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HIV-Positive People Taking HAART Less Likely To Experience Brain Damage

Armen Hareyan's picture

HIV-positive people taking highly active antiretroviral therapy areless likely to experience brain damage associated with the virus,according to a study published in the Oct. 9 issue of the journal Neurology, Reuters reports.

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Asa Mellgren of Goteborg Universityin Sweden and colleagues tested the cerebrospinal fluid of 53HIV-positive men and women before providing them with HAART for oneyear. Before taking HAART, 21 of the study participants had high levelsof the neurofilament light protein, which is believed to be linked withbrain damage. After three months of treatment with HAART, almost halfof the study participants who initially had high levels of NLP werefound to have normal levels. After one year of HAART, only fourparticipants had high levels of NLP, the researchers found.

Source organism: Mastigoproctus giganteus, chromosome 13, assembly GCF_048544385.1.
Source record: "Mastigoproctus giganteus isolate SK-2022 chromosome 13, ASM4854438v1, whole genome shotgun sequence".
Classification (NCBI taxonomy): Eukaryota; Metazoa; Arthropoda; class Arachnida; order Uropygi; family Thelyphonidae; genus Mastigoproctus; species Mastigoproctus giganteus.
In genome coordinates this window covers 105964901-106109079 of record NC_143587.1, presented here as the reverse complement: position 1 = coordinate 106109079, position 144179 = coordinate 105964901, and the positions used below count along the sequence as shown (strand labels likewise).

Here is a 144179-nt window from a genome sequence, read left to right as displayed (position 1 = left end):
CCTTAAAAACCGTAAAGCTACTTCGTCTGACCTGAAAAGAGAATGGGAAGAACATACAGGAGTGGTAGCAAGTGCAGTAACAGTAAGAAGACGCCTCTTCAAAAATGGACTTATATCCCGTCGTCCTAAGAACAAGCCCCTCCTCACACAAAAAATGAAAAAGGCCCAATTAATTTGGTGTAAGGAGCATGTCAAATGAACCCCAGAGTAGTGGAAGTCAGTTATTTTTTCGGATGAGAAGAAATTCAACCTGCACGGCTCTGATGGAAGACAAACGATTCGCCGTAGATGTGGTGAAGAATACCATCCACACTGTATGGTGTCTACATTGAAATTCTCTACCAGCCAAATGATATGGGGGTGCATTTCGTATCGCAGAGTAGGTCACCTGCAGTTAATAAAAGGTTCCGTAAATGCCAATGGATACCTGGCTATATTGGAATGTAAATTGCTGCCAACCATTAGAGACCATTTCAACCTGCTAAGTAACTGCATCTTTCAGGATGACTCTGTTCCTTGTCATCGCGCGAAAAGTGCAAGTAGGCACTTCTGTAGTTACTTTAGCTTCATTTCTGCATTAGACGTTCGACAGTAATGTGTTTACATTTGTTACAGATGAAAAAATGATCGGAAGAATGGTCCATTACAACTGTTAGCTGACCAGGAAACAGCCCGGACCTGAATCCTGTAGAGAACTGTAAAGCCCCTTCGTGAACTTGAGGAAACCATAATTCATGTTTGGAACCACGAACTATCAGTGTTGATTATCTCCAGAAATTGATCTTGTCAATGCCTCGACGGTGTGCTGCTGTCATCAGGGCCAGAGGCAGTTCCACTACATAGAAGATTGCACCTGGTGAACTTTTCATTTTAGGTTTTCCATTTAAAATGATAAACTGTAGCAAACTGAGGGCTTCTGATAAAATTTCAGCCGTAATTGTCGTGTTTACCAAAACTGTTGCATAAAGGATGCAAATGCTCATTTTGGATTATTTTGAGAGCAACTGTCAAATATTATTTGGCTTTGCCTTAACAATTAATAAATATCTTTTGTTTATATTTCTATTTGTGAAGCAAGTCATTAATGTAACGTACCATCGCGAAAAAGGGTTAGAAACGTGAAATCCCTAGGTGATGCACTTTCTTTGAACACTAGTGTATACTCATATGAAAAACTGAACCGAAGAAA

Inaddition, of the patients who had normal NLP levels at the outset ofthe study, all but one had normal levels after one year. According tothe researchers, the study also found a way to measure progressivebrain damage among people living with HIV/AIDS.

HAART "appearsto halt the neurodegenerative process caused by HIV," Mellgren said,adding that the study "confirms that NLP serves as a useful marker inmonitoring brain injury in people with HIV and in evaluating theeffectiveness of HAART" (Reuters, 10/8).

Reprinted with permission from kaisernetwork.org. You can view theentire Kaiser DailyHIV/AIDS Report, search the archives, and sign up for email delivery at kaisernetwork.org/email . TheKaiser Daily HIV/AIDS Report is published for kaisernetwork.org, a free service ofThe Henry J. Kaiser Family Foundation.